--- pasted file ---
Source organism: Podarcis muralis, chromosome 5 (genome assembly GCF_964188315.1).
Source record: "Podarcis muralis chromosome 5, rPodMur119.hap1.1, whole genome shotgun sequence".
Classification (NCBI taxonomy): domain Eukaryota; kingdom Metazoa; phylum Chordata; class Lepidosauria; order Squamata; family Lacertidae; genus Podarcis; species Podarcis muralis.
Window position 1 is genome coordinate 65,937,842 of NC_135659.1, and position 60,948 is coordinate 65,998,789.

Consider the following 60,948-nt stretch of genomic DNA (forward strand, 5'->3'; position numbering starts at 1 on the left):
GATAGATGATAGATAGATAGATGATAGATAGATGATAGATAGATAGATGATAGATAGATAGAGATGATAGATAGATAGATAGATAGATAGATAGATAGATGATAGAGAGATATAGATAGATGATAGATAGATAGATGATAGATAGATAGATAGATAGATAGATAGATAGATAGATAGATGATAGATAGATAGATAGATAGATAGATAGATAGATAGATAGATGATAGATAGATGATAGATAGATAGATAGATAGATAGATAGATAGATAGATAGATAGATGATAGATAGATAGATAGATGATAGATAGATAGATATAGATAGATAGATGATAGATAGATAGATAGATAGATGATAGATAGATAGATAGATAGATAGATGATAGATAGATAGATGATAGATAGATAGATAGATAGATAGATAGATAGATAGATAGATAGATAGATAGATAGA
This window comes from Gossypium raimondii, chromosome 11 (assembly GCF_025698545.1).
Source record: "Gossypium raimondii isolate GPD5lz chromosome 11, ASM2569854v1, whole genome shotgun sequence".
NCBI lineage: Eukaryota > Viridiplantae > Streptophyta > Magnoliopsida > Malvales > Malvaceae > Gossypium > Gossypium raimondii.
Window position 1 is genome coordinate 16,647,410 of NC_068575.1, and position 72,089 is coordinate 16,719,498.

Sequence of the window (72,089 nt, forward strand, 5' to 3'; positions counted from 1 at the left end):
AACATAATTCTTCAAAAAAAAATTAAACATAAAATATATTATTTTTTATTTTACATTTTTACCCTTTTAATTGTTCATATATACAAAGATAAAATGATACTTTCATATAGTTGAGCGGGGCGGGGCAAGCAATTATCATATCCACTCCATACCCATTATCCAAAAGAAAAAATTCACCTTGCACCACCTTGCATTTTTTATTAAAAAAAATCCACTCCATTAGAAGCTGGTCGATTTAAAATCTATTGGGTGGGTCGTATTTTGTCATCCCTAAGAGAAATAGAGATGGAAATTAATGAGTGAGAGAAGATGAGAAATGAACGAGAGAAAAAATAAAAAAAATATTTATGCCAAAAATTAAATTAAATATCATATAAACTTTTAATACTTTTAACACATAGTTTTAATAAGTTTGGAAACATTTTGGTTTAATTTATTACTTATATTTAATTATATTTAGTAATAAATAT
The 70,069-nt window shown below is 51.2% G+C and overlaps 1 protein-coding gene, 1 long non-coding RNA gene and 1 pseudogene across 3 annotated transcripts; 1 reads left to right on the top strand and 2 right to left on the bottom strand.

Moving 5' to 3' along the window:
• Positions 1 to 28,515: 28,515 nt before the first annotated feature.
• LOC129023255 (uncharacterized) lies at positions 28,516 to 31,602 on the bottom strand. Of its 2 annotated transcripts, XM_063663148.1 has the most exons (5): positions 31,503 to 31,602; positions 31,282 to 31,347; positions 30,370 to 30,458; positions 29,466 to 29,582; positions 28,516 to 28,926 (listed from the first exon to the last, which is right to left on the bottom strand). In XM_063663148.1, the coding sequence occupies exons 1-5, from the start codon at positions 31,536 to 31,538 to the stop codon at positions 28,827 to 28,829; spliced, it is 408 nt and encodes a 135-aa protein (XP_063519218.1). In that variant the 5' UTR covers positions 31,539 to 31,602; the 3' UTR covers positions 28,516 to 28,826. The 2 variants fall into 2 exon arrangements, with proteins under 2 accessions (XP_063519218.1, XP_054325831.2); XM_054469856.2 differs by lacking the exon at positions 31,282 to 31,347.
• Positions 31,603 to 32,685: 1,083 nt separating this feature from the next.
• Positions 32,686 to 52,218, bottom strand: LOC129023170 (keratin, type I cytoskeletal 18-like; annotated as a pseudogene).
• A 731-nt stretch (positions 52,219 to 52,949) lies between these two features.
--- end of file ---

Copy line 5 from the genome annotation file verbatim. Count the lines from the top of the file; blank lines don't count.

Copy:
Consider the following 60,948-nt stretch of genomic DNA (forward strand, 5'->3'; position numbering starts at 1 on the left):